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Working with Hands - James E. Price


 
 

Snipes Bill Planes

 

 

I was getting some molding planes out for a project today and rediscovered one of my snipes bill planes.
 

These planes often came in pairs, a right and a left, but in your searches you are apt to find only one since molding plane sets were scattered when when chests were emptied and the tools sold.

Snipes bill planes were used in at least two applications in cutting moldings. First, they were used to cut a narrow groove for hollows and rounds to follow. It is best to start with a saw kerf for the snipes bill to follow. The kerf is widened and deepened with the snipes bill and hollows, rounds, and molding planes without fences are then used to complete a molding.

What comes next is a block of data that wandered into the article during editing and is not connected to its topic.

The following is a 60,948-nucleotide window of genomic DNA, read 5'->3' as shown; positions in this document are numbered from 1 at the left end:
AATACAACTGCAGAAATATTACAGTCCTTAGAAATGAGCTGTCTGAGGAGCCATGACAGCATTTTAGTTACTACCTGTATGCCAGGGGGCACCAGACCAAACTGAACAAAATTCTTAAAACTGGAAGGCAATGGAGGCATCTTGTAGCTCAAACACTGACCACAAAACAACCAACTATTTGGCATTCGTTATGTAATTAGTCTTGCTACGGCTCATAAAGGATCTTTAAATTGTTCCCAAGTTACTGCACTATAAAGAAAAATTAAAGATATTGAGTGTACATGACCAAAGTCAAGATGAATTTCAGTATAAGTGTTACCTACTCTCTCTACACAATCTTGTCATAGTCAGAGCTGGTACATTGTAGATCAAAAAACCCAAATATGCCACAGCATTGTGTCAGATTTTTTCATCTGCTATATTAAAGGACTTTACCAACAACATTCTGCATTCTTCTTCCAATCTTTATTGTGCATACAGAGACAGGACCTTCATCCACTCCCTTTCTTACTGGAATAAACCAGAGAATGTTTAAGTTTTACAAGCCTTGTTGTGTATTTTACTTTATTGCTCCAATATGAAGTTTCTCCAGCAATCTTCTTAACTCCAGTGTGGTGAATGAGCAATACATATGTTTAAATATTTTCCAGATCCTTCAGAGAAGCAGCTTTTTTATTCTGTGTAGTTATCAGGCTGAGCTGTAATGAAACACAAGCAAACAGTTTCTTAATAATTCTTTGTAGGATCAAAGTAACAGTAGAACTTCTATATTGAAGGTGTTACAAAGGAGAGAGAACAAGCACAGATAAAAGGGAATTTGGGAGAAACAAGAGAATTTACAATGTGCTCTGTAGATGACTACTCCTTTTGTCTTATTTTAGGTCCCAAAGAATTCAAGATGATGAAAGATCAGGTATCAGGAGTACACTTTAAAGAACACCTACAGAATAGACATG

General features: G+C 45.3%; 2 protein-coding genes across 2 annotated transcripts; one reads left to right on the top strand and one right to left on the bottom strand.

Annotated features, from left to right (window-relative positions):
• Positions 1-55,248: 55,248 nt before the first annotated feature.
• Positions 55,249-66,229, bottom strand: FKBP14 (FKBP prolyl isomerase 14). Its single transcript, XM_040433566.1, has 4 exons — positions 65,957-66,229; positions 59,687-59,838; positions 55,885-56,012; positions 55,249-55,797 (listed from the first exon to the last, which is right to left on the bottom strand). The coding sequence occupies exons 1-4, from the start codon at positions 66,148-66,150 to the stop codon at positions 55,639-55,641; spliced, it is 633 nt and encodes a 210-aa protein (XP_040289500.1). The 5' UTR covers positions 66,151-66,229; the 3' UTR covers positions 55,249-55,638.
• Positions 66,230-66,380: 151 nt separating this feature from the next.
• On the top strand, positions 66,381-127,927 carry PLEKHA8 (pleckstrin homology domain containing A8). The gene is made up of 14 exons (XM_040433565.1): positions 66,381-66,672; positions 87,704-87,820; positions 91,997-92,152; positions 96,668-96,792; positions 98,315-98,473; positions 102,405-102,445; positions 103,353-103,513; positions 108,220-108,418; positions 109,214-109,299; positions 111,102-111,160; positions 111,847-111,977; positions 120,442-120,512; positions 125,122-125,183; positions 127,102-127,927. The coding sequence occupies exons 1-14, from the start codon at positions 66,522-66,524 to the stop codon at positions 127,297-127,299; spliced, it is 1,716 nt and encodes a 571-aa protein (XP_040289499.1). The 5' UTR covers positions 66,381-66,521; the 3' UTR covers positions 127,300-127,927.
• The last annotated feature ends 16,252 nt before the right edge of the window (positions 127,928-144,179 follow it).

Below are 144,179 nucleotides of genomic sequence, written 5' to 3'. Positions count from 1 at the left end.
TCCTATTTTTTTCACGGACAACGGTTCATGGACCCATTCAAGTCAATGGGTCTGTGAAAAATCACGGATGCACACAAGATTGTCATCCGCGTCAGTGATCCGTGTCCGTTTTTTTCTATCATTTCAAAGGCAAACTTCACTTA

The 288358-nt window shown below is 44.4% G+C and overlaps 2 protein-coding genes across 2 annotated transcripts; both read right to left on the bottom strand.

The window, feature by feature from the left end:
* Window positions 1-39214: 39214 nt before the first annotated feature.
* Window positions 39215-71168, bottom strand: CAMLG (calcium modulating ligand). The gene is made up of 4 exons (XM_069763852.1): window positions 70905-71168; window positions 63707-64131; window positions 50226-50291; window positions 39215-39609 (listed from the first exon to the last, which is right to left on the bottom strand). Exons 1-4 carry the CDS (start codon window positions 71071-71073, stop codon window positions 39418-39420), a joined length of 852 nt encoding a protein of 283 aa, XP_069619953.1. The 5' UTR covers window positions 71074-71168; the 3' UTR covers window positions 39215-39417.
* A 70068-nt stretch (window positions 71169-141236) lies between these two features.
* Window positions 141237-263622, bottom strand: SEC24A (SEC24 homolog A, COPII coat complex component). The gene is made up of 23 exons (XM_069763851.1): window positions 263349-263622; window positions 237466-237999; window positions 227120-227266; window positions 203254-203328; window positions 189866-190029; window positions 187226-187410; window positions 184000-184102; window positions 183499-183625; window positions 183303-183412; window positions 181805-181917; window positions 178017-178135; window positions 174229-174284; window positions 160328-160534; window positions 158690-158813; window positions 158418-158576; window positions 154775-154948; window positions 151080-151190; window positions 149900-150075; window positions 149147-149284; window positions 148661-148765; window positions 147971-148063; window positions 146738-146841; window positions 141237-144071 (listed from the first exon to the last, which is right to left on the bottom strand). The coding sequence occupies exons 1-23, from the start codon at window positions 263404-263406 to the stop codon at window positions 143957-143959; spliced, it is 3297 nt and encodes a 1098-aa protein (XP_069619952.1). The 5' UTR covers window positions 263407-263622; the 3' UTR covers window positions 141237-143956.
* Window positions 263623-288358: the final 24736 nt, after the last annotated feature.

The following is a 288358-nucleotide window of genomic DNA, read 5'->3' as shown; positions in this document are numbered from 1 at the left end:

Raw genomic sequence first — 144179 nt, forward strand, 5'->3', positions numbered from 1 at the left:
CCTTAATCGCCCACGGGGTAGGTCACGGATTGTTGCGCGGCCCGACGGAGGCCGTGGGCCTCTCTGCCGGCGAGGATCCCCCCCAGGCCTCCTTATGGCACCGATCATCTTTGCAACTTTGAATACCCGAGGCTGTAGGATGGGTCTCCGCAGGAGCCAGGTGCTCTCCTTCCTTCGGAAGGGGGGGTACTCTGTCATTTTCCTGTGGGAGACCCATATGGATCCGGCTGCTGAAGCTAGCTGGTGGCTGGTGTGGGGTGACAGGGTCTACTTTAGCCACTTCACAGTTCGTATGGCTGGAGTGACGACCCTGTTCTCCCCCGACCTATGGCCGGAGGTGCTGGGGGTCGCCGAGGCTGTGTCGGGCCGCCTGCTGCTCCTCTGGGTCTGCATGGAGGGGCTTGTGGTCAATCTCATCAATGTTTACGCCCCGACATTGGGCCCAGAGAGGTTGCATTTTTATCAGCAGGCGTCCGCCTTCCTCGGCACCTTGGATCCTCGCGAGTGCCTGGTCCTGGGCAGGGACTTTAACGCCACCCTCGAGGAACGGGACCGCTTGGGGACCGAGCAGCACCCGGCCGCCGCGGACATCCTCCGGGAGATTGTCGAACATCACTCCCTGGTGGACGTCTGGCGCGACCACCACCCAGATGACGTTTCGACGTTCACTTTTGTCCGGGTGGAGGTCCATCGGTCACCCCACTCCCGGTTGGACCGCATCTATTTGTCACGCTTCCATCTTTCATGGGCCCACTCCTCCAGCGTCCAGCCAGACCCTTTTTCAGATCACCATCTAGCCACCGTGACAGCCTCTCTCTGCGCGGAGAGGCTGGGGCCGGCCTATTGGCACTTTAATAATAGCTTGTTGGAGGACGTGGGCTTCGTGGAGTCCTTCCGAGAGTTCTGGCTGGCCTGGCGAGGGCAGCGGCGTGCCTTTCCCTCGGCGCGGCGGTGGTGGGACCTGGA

The other use is to more sharply define a line between two elements of a molding, say two rounds.

The subject plane is in near mint condition with no mallet dents on the body and wedge. It was made by Edward Preston and the imprint is crisp and vivid.

A view of the right side shows the fine line of the boxwood boxing
that forms the sharp sole.

This is a view of the left side showing the configuration of the sole
and the minimally exposed boxwood boxing.

The Edward Preston imprint is large, bold, and deep.

This view of the end shows the boxing strip.

This photo is a close-up of the mouth of this snipes bill plane.

James E. Price
April, 2016

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